F1 2018 Game: Hungarian Grand Prix Setup Guide

The Hungaroring is one of the trickier circuits in the F1 2018 game. How can you set up your car to perform well here?


Hungary can be one of the most frustrating tracks in F1. It’s all corners and requires a lot of precise braking and cornering. It’s a narrow track that makes overtaking tricky and has an awkward downhill braking zone into turn 1 that can easily cause a lockup. With little run-off room and next to no chance for clean overtakes, you need to qualify well and look after your tyres in Hungary. You can do the latter if you take care and not out-brake yourself and corner gently, but how can you get the most out of qualifying with your setup?

Aerodynamics

We have added a lot of downforce here with an 8-8 set up to our wings. It’s not quite Monaco levels, but it is very much necessary. There are five 180-degree corners, a sharp chicane, and a sweeping series of esses in the middle sector. We need downforce for all of it, so don’t skimp on the wing.

Transmission

This part of the setup is all about how we get the power out of the engine, through the rear tyres, and into the tarmac. The only place that traction is really vital is out of the last corner. The pit straight is the longest full-throttle blast of the lap, and it leads to the heaviest braking zone and only real overtaking point. If you don’t get a good exit, then you’ll be vulnerable from behind and really struggle to get past anyone. However, with all the corners and curved acceleration zones, we don’t want to lock up the on-throttle differential too much. An 84 percent setting gives us good drive out of the final corner while not taxing the tyres too much.

We have a 74 percent off-throttle differential to allow the tyres to rotate more freely on turn-in, helping us get into the corners.

Suspension Geometry

This part describes the way the tyres are aligned to the body of the car. Camber is the vertical alignment, and all F1 cars are set with negative camber, meaning the top of the tyre is closer to the car than the bottom. This creates more cornering grip, and we are adding more negative camber to get us through the middle sector quicker and help us get around all these long corners faster.

Toe describes the horizontal alignment of the tyres. Front tyres are always set to toe-out, meaning the front edge is further away than the back edge. This helps with responsiveness, and so we are adding a touch more toe to the front tyres. We can’t add too much as it will hurt our top speed and really wear the tyres.

The rear tyres are aligned the other way with toe-in, so the front edge is closer than the rear. This aids straight line speed and stability, so we have to counter the front toe with more on the rear. Again this adds tyre wear so we can’t add too much, but it will help us remain competitive down the pit straight, so we are willing to sacrifice some wear.

Suspension

This is all about weight transfer. Stiffer suspension leads to more responsiveness, which is why we have taken the front suspension up to 8. However, we have softened the rear suspension to allow the weight to shift rearward under acceleration and improve traction.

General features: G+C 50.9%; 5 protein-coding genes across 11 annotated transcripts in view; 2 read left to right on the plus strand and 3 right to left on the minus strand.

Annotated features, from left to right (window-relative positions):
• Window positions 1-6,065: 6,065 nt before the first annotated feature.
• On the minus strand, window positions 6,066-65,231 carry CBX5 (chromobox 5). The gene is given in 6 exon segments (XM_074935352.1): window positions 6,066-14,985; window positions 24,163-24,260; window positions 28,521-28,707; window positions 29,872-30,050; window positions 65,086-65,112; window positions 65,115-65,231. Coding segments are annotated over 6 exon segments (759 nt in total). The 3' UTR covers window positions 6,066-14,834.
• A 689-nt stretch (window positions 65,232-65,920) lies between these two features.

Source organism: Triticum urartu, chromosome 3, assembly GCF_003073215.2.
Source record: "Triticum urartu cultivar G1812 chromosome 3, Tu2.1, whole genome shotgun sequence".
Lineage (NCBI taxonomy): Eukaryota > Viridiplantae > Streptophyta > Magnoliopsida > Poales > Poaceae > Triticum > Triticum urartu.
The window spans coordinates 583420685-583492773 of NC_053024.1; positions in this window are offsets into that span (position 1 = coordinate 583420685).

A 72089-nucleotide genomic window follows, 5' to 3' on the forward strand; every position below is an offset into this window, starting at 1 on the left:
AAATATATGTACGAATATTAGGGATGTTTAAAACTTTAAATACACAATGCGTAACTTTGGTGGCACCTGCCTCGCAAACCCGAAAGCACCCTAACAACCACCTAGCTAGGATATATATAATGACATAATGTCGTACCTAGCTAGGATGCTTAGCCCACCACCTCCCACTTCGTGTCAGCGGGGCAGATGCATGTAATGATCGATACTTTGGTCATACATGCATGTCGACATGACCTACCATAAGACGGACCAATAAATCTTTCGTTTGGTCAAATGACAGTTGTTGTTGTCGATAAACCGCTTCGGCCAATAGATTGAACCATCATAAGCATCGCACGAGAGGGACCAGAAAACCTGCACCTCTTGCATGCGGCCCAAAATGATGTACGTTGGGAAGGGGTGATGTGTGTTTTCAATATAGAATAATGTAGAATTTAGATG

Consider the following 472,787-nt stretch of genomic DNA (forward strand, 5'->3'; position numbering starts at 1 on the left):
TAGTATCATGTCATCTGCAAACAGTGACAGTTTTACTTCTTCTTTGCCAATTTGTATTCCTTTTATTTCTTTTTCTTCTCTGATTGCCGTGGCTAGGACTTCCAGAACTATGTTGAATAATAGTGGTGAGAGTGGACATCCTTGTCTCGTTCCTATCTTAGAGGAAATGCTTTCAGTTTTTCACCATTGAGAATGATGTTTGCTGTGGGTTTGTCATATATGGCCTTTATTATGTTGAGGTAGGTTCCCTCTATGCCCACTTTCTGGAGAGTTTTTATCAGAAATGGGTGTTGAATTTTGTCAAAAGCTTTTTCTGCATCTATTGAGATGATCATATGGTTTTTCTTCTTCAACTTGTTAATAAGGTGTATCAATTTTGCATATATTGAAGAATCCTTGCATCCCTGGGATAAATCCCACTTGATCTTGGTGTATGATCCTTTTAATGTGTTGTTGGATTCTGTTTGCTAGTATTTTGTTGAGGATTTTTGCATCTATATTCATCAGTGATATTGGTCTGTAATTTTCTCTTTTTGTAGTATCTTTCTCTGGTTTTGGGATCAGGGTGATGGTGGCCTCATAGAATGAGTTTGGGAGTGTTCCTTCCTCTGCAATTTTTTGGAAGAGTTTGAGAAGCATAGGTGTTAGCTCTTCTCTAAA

We have gone with the same 8-4 set up for the anti-roll bars. This gives us a really responsive front end that can dart into corners, but by allowing weight to roll laterally at the back it keeps good traction on the rear tyre as we accelerate through corners.

Brakes

Stopping into the first corner is the big priority, but as it is downhill the risk of lockups goes up. We have set the brake pressure to 86 percent to help us stop, but any more and the risk of lockups becomes too much.

The brake bias is about which tyres do the most braking. The normal setting is 60 percent, but by moving it rearward to 58 percent we have created some added oversteer to help us get the nose into the corners.

Tyres

We have played with the tyre pressures a little in this setup. We’ve added a click of pressure to the front tyres to reduce their rolling resistance in a straight line and improves their responsiveness at turn-in. It does up their temperature and thus wear, but we need that responsiveness to get a good qualifying time.

On the rears we have taken a click of pressure away, this increases their contact patch with the tarmac and thus their traction.

Weight Distribution

We have moved the ballast rearward a touch to 7, this creates a bit more oversteer as well as improving traction once again to help us get out of the slow corners and get on our way out of the final corner.

So there is our setup for the Hungarian Grand Prix. It’s all about responsiveness, downforce, and direction-change. The Hungaroring is a challenge for drivers and requires a lot of patience to get right. You will have to wait an age to get the power down around some of these corners, but the grip is there to get your foot down and head into the next horribly slow corner. See you on the time sheets!

Hungarian Grand Prix Wet Lap Setup

Front Wing: 7

Rear Wing: 9

On Throttle: 65%

Off Throttle: 100%

Front Camber: -3.10

Rear Camber: -1.60

Front Toe: 0.11

Rear Toe: 0.41

Front Suspension: 5

Rear Suspension: 3

Front Anti-Roll Bar: 9

Rear Anti-Roll Bar: 7

Front Ride Height: 4

Rear Ride Height: 4

Brake Pressure: 85%

Front Brake Bias: 56%

Front Tyre Pressure: 23.4 psi

Rear Tyre Pressure: 21.1 psi

Ballast: 7

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Toby Durant

Deputy Editor at RealSport. A life-long gamer, I have been with RealSport since 2016 and spent time covering the world of Formula 1, NFL, and football for the site before expanding into esports.

 

I lead the site's coverage of motorsport titles with a particular focus on Formula 1. I also lead RealSport's Madden content while occasionally dipping my toe into Football Manager and esports coverage of Gfinity Series events.

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